September 14, 2005: Reading Room
The daughter and stepdaughter of diplomats, Jane Alison ’83 grew up in Australia, South America, and the United States, and today lives in Germany. Her international background echoes in her latest novel, Natives and Exotics, which follows three generations of a family as they move about the globe, searching for a sense of home and pondering their relationship with the natural environment.
Alison, known as Jane A. Shumate at Princeton, got the idea for her novel when she house-sat for friends in the Portuguese Azores, volcanic islands in the Atlantic. She visited one of the islands’ wild gardens filled with exotic plants brought over in the early 1800s from Australia, New Zealand, and other locations. She learned that a Scottish gardener laid out the garden during a time when the British sent people all over the empire to collect and classify vegetation, and then had those specimens transplanted around the world. “I became very conscious of plants and people traveling and transforming the globe’s surface as they go,” says Alison, whose novel was published by Harcourt in May.
One of the main characters in Natives and Exotics, George, is based on the Scottish gardener. He travels to the Portuguese Azores in 1822 and creates a garden with exotic trees and plants. He ends up introducing a disease that spreads from tree to tree. After the blight, George sails for South Australia.
The novel, however, begins in 1970 with the story of George’s descendant, 9-year-old Alice. She spends about a year in Ecuador, where her stepfather, an American diplomat, has a hand in despoiling the land. A whale tooth she brings from one diplomatic posting to another seems to keep her grounded, as do thoughts of her Australian father. Next the novel travels back in time to 1929, when Alice’s grandmother, Violet, has moved from the city of Adelaide into the bush of Australia. Pregnant with Alice’s mother, Violet ruminates on her family history and her connection to the earth as she digs up roots to clear the land.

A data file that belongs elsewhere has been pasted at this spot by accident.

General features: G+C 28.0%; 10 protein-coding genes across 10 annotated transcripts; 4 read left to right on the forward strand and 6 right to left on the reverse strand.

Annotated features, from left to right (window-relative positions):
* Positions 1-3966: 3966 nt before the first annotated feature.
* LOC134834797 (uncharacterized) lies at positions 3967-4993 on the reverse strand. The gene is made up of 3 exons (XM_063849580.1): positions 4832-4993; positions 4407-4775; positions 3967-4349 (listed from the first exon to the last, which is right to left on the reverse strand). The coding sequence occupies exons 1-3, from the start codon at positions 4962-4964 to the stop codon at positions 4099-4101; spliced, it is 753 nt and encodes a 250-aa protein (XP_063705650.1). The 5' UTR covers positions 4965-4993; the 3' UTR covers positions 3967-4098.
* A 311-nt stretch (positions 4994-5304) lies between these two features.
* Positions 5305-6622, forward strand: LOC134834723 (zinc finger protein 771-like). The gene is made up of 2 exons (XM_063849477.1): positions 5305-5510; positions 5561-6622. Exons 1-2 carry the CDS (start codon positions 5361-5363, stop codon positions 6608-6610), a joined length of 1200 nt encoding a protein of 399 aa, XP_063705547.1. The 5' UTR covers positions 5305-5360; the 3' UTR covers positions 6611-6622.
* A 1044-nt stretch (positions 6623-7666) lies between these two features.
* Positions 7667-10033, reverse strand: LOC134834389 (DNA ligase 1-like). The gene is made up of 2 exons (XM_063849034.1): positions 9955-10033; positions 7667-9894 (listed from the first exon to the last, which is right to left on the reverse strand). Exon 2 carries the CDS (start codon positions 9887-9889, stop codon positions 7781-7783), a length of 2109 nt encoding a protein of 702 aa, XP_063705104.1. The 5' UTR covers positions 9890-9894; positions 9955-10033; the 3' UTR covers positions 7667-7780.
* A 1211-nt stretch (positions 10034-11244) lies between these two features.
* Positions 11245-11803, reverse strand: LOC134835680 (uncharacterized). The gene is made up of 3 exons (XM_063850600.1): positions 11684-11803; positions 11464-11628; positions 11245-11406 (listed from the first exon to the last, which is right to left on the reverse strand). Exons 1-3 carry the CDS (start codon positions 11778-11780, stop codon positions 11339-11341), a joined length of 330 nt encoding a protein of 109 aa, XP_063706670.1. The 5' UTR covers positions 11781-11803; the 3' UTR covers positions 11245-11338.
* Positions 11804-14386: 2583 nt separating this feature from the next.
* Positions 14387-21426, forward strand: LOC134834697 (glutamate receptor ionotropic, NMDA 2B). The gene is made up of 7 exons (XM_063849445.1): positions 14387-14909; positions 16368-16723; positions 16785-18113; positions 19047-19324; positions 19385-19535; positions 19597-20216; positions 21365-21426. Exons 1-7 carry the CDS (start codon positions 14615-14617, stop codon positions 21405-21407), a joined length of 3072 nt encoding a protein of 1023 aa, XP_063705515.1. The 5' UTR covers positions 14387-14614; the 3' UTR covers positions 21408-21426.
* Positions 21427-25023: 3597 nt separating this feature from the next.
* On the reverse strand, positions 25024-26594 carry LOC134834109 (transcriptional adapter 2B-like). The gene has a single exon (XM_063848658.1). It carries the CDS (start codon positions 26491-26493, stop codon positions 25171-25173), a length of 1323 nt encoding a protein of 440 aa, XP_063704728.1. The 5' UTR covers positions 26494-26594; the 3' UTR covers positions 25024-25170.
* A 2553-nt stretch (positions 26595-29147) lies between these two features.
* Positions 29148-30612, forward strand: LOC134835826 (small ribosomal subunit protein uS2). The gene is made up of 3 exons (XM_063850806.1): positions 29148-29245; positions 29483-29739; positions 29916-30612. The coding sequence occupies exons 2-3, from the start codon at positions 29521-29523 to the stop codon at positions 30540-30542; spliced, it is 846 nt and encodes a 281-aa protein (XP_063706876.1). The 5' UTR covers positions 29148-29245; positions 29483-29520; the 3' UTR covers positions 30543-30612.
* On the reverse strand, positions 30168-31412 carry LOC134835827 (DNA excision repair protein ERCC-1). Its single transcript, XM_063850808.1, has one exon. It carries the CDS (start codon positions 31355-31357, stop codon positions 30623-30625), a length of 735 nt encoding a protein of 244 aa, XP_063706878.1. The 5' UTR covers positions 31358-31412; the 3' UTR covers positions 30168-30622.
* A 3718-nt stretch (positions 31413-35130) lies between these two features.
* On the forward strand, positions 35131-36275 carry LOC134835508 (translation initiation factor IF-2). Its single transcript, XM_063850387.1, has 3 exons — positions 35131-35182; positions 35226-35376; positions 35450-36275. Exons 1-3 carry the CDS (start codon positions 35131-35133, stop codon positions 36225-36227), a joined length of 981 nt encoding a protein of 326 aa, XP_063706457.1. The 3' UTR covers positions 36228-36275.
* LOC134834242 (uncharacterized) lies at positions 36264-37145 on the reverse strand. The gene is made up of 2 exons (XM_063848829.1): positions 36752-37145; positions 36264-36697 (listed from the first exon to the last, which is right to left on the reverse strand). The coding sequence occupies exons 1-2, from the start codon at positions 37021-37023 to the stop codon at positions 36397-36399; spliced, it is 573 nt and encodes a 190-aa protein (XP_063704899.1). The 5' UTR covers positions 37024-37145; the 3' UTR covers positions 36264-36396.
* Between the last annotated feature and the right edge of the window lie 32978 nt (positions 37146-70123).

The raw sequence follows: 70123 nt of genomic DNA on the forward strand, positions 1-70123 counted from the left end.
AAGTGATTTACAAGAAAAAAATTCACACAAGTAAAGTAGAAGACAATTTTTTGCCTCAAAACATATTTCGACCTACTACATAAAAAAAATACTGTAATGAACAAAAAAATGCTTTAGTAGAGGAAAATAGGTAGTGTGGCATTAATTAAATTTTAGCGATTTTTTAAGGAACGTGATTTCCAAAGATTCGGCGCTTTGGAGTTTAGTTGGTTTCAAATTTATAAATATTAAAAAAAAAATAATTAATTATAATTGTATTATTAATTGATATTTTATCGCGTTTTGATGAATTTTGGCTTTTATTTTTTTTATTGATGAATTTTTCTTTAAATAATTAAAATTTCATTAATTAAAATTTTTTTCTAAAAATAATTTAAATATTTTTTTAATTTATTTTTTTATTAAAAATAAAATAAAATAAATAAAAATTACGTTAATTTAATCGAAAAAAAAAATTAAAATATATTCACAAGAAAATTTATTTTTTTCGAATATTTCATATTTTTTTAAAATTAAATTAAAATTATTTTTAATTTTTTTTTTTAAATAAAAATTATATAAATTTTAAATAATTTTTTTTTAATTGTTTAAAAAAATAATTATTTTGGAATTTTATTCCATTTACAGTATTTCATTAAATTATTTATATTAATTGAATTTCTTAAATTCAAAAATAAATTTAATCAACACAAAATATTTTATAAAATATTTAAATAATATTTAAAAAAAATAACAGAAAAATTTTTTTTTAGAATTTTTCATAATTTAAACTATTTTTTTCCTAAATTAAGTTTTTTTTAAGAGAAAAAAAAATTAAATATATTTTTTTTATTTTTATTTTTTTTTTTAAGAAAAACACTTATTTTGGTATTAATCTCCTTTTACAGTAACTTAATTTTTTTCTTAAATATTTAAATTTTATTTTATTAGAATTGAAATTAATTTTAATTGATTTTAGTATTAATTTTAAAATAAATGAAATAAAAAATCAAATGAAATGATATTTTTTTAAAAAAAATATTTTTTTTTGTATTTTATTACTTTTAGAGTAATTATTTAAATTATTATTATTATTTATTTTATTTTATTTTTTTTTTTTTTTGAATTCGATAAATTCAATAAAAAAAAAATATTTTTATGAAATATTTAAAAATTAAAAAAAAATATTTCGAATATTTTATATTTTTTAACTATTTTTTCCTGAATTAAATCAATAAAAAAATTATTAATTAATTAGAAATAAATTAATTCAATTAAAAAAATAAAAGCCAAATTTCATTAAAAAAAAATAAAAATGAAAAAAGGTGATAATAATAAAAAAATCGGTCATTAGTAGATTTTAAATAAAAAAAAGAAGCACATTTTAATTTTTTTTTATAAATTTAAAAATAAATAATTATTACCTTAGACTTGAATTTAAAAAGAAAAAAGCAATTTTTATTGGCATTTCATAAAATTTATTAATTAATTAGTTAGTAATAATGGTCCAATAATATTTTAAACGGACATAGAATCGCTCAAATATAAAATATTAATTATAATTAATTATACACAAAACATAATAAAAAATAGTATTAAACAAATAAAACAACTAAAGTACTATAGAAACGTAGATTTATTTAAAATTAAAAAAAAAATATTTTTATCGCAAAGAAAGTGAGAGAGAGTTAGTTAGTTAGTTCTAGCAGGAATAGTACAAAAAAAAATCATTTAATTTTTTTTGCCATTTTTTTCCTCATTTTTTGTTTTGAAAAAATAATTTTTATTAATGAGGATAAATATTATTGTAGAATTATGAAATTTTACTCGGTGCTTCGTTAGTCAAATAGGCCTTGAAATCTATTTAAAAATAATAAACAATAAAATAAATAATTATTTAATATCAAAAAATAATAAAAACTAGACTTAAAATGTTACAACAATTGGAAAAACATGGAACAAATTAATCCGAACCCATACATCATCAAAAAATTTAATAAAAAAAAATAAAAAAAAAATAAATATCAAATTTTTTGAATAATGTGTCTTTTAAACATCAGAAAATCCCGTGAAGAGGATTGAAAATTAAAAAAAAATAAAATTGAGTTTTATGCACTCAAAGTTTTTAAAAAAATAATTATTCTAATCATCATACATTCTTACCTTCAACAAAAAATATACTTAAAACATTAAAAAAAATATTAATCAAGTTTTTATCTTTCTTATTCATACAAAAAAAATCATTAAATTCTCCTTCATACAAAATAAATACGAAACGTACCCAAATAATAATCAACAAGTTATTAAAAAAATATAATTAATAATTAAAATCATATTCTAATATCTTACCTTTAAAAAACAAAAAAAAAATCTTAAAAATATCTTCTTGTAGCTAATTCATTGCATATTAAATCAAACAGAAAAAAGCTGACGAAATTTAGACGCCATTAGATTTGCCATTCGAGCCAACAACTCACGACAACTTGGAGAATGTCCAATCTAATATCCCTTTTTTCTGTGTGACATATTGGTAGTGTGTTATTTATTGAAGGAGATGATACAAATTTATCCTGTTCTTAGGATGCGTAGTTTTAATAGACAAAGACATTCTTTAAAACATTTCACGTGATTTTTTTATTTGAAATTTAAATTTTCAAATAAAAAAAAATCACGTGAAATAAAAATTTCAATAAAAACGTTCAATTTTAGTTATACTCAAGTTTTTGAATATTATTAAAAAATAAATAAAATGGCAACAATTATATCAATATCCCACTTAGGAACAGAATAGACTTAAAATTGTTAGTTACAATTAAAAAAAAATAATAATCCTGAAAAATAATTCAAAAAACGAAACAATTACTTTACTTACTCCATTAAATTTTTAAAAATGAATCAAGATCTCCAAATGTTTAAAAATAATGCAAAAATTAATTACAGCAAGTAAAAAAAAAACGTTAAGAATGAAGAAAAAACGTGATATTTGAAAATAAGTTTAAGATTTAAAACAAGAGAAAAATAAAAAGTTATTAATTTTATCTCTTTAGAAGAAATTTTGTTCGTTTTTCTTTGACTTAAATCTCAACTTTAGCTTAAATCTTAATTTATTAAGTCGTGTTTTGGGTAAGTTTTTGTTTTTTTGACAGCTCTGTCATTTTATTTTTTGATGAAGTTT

Aspects of the novel are autobiographical. Alison, like Alice, was born to Australian parents and lived in Ecuador. Alison’s family, like Violet’s, settled in Adelaide. Violet is a composite of two grandmothers and a great-aunt, says Alison.
A classics major, Alison has written two other novels, The Love-Artist (2001) and The Marriage of the Sea (2003). Her prose has been called poetic and lyrical. Alison, who says she applied to Princeton after reading This Side of Paradise, didn’t really begin writing until age 28 — when she rewrote a children’s story she was illustrating for an art course. After working at newspapers in Washington, D.C., and Miami, and as a speechwriter at Tulane University, she earned an M.F.A. at Columbia in 1993. She moved to Germany eight years ago.
The main characters in Natives and Exotics ultimately realize that no one belongs anywhere in particular. “You find yourself living in a certain place and time with whatever history that there is behind you,” Alison says. “You can’t do anything about it. It is arbitrary.”
Robert’s Rules of Writing: 101 Unconventional Lessons Every Writer Needs to Know — ROBERT MASELLO ’74 (Writer’s Digest Books). The author aims to help writers improve their work, save time, and get the job done in this witty book for journalists, fiction and nonfiction writers, screenwriters, and business people. Masello’s rules include “Befriend your editor” and “Keep your day job.” Masello is a novelist, journalist, and TV writer.
Shaking Her Assets — ROBIN EPSTEIN ’95 and RENÉE KAPLAN ’95 (Berkley). In this funny novel set in New York City, copywriter Rachel Chambers loses her job and her boyfriend. Eventually, Rachel lands a job through a temp agency and starts a consulting company on the fly. When a colleague creates a comic book superhero based on her misadventures, she gathers the energy to try to right her life. Epstein has written for TV; Kaplan is a producer for 60 Minutes.
Beyond Oil: The View from Hubbert’s Peak — KENNETH S. DEFFEYES *59 (Hill & Wang). The author explores some of the far-reaching consequences of his conviction that world oil production will peak around Thanksgiving Day 2005 and then steadily decline, never to rise again. Deffeyes looks at the supply of potential replacement fuels, including natural gas, coal, tar sands and heavy oils, oil shale, uranium, and hydrogen. Deffeyes is a professor of geosciences, emeritus, at Princeton.